SUS says "duplicate one output file descriptor from another" but
 doesn't specify which from which.  Later it says that n1/stdout "will
 be made to be a copy of the file descriptor denoted by word" (I don't
 really like the word "copy" there - one integer value cannot really be
 a "copy" of another integer value, the copying happens a level of
 indirection down).  SUS also doesn't explicitly say anything in that
 phrase about the observed effect, presuming that the user understands
 how dup2() works.

 I don't know how to word it all properly *and* keep it short.

 [n1]>&n2    Redirect standard output (or n1) to n2 by duplicating n2.

 ?


 On Thu, Feb 05, 2009 at 21:35:02 +0000, Alan Barrett wrote:

 > We could say "redirect file descriptor n1 to a duplicate of file
 > descriptor n2".

 That's much more confusing.

 -uwe

From: Robert Elz <kre@munnari.OZ.AU>
To: gnats-bugs@www.NetBSD.org
Cc: 
Subject: Re: standards/40554 : >& -operator incorrectly documented in sh(1)
Date: Mon, 15 Apr 2019 13:49:42 +0700

 I am planning on changing sh(1) to say:

            [n1]>& n2   Redirect standard output (or n1) to be a duplicate of
                        n2.

 and similarly for <&

            [n1]<& n2   Redirect standard input (or n1) from a duplicate of
                        file descriptor n2.

 (The <& case comes first, so is a little more wordy, the reader is
 supposed to be able to fill in the blanks...)

 As well as those changes (and in that, note the insertion of a space
 between ">&" and "n2" to make it clear that white space is permitted
 there, the same change is made for >& - (etc) as well).

 Does this seem likely (to one and all) to be a reasonable way of
 writing it, or at least, no worse than we currently have?

 I am also planning on enhancing the prelude to the Redirections section
 of sh(1) to appear as below (except the real thing will have correct
 markup - which I deleted for e-mail and especially gnats).

 What is below is all of that section (as proposed - but not yet spell
 checked, I will do that...) from the section heading down to, but not
 including the here-doc redirection operator (nothing from that point
 onwards is going to change in this update - if it happens).

 kre


    Redirections
      Redirections are used to change where a command reads its input or sends
      its output.  In general, redirections open, close, or duplicate an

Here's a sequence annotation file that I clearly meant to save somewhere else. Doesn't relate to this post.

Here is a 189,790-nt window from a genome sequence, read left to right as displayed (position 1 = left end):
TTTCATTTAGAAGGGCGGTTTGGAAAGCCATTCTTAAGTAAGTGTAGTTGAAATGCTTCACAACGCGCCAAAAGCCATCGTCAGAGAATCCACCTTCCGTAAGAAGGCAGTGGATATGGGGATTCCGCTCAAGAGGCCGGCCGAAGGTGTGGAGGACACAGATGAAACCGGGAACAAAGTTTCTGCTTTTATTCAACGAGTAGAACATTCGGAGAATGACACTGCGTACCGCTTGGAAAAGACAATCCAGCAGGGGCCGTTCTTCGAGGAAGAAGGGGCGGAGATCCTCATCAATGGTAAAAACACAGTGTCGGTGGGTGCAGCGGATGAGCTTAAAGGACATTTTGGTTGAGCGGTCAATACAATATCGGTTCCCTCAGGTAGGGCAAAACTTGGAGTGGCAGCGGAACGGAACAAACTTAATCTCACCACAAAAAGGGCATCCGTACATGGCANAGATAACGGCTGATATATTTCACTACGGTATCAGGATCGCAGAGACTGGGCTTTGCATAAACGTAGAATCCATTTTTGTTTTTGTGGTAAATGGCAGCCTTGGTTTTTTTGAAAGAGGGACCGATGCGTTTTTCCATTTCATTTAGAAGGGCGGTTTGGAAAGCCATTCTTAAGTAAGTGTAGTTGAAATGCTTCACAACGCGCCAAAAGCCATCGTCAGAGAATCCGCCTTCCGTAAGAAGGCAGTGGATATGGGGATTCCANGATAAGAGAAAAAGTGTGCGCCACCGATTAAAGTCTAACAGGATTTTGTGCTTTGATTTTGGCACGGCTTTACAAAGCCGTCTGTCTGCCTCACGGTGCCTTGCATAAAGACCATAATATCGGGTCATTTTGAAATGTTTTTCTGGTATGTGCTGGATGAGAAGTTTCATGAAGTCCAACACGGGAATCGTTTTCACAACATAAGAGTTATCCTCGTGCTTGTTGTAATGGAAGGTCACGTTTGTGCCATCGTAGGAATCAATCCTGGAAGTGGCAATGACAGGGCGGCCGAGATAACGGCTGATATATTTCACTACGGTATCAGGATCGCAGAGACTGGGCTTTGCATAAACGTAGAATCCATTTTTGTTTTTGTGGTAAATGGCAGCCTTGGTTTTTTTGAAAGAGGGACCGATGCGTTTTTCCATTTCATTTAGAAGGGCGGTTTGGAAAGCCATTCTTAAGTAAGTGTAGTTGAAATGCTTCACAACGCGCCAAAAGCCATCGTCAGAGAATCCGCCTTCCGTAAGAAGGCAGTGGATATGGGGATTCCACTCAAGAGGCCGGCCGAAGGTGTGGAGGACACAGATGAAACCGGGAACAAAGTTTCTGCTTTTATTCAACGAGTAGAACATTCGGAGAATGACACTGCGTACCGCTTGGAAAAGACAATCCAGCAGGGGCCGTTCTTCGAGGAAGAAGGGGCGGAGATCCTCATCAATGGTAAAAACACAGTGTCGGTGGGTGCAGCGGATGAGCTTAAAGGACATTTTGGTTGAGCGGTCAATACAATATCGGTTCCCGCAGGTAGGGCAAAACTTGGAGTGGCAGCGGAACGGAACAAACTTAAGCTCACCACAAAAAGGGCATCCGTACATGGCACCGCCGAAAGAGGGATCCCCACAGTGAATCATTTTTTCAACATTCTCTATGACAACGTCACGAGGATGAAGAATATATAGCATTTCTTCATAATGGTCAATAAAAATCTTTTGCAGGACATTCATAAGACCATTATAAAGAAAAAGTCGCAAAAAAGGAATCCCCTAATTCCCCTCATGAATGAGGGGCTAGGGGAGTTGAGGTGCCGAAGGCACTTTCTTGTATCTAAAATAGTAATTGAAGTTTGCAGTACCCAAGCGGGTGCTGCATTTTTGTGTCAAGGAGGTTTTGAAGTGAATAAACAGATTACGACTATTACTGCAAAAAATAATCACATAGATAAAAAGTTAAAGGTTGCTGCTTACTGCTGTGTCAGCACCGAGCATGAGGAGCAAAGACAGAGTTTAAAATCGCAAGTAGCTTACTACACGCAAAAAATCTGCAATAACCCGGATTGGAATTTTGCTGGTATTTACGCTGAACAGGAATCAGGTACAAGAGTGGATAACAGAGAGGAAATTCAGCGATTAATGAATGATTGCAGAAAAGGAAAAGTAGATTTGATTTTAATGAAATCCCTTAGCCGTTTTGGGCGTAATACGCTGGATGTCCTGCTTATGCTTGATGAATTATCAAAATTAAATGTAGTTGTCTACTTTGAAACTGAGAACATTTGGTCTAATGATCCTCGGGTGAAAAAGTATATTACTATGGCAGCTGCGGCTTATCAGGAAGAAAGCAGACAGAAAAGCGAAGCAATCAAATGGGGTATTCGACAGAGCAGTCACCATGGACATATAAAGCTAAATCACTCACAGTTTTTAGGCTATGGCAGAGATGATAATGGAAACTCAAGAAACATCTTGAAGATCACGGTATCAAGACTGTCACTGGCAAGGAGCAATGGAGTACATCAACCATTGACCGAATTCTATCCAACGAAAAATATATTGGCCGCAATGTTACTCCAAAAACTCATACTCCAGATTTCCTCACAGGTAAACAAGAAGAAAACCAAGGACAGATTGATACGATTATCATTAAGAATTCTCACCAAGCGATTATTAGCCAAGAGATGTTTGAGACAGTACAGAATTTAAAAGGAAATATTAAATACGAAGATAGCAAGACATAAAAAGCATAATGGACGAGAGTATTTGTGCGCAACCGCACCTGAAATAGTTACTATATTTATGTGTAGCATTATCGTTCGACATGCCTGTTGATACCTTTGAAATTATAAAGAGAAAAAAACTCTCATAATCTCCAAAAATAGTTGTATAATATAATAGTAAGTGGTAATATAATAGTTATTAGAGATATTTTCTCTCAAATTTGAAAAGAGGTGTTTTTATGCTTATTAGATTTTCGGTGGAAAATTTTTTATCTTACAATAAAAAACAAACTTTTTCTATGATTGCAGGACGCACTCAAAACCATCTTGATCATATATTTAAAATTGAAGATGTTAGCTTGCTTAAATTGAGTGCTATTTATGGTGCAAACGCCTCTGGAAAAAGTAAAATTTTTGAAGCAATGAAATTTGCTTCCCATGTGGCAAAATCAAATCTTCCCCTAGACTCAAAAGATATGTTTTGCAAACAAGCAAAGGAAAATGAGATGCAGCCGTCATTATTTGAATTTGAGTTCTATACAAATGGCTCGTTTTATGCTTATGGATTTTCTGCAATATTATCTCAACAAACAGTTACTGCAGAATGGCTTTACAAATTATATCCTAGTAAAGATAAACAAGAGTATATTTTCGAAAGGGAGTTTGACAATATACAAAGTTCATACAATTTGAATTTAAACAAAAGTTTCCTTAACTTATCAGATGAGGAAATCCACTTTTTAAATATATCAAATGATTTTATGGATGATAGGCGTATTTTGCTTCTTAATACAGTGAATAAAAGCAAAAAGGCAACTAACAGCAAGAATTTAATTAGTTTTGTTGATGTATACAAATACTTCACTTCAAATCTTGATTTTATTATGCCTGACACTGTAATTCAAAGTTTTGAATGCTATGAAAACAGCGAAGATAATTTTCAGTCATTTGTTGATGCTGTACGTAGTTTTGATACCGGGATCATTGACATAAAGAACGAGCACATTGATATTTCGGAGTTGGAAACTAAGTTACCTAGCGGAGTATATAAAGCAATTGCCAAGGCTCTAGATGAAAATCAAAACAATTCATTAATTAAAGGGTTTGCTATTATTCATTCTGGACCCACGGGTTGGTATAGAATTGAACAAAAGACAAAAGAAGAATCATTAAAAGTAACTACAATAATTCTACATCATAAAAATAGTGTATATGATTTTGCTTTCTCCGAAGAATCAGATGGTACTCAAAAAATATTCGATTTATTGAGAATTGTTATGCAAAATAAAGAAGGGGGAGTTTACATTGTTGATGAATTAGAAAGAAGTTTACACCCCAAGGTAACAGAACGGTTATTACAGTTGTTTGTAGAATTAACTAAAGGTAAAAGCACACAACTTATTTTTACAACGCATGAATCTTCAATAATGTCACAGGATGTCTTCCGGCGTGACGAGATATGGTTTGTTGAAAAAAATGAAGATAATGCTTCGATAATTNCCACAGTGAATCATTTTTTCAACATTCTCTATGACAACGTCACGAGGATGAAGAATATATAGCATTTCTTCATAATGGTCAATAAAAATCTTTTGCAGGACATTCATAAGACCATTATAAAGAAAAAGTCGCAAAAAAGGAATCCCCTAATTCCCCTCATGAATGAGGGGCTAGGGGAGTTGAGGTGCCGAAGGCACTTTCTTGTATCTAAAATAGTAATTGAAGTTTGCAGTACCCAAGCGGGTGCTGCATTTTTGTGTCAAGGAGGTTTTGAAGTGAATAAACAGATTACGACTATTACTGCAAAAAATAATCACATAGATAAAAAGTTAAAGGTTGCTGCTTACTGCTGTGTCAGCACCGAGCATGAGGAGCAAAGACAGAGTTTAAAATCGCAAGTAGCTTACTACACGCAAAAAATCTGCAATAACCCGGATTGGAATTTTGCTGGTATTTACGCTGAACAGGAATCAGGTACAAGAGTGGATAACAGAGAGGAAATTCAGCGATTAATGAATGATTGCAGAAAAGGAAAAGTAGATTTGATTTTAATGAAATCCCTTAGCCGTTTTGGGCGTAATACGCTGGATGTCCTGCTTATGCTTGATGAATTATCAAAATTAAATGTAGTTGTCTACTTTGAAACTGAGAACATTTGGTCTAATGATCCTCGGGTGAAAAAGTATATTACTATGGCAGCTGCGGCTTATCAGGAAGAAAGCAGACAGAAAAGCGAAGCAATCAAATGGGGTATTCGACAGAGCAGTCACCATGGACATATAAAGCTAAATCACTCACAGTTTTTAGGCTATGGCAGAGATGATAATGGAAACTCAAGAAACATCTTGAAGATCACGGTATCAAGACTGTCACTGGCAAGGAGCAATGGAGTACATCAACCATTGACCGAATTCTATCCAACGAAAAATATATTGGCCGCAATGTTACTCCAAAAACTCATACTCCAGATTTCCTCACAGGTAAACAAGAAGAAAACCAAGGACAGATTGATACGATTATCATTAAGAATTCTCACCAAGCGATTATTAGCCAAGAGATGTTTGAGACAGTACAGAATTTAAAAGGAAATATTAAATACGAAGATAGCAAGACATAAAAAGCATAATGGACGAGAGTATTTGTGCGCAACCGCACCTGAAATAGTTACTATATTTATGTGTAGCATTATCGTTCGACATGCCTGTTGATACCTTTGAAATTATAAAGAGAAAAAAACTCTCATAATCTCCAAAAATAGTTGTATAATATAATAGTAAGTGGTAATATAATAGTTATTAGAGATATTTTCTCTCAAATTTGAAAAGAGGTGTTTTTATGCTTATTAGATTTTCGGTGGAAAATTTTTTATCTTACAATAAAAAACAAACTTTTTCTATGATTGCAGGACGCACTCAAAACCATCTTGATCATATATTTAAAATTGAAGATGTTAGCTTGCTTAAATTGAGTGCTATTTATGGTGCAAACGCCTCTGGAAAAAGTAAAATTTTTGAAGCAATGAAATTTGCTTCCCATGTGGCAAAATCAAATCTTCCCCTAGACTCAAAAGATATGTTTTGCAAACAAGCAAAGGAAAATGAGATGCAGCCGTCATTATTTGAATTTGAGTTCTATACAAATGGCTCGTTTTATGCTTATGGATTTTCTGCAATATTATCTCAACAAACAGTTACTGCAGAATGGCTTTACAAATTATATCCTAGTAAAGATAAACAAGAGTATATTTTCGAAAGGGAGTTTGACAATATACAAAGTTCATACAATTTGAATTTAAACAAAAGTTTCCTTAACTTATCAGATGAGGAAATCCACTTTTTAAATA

existing reference to a file.  The overall format used for redirection
      is:

            [n]redir-op file

      where redir-op is one of the redirection operators mentioned previously.
      A list of the possible redirections, and their meanings, follows.

      The [n] is an optional number, as in `3' (not `[3]'), that refers to a
      file descriptor.  If present it must occur immediately before the
      redirection operator, with no intervening white space, and becomes a part
      of that operator.  If file descriptor n was open prior to the
      redirection, its previous use is closed.

      All redirections have a single word file argument following the operator
      (white space is allowed between the redirection operator and file),
      though it is sometimes expressed as n2.  That argument is expanded (see
      Word Expansions below) using tilde expansion, parameter expansion,
      arithmetic expansion, command substitution and quote removal to produce
      the path name (or file descriptor) to be used.  No field splitting or
      pathname expansion takes place.  In the list below, where the file is
      given as n2 the result of the expansions must be a number which refers
      to a suitable open file descriptor.

            [n]> file   Redirect standard output (or n) to file.

            [n]>| file  The same, but override the -C option.

            [n]>> file  Append standard output (or n) to file.

            [n]< file   Redirect standard input (or n) from file.

            [n1]<& n2   Redirect standard input (or n1) from a duplicate of
                        file descriptor n2.

            [n]<& -     Close standard input (or n).  Note that the `-' is
                        minus sign (or hyphen) given literally or resulting
                        from the expansion of file (or n2) for this format.
                        When given literally there is usually no space between
                        the redirection operator and the `-', though that is
                        just a convention.

            [n1]>& n2   Redirect standard output (or n1) to be a duplicate of
                        n2.

            [n]>& -     Close standard output (or n).

            [n]<> file  Open file for reading and writing on standard input (or
                        n).


From: "Robert Elz" <kre@netbsd.org>
To: gnats-bugs@gnats.NetBSD.org
Cc: 
Subject: PR/40554 CVS commit: src/bin/sh
Date: Mon, 22 Apr 2019 04:04:36 +0000

 Module Name:	src
 Committed By:	kre
 Date:		Mon Apr 22 04:04:36 UTC 2019

 Modified Files:
 	src/bin/sh: sh.1

 Log Message:
 PR standards/40554

 Update the description of the <& and >& redirection operators
 (as indicated would happen in a message appended to the PR a week ago,
 which received no opposition - no feedback).

 Some rewriting of the section on redirects (including how the word
 expansion of the "file" works) to make this simpler & more accurate.


 To generate a diff of this commit:
 cvs rdiff -u -r1.221 -r1.222 src/bin/sh/sh.1

 Please note that diffs are not public domain; they are subject to the
 copyright notices on the relevant files.

State-Changed-From-To: open->feedback
State-Changed-By: kre@NetBSD.org
State-Changed-When: Mon, 22 Apr 2019 04:38:05 +0000
State-Changed-Why:
Is the text about >& and <& now in sh.1 in NetBSD HEAD adequate?
(It is identical to that appended to this PR a week ago.)

Note: as this is just a doc wording issue, which can be updated again
any time if needed, with no impact other than (hopefully) better
accuracy and readability, I will set a fairly short feedback timeout
on this one (say a week or so), after which the PR will simply close
if there has been no response.


>Unformatted: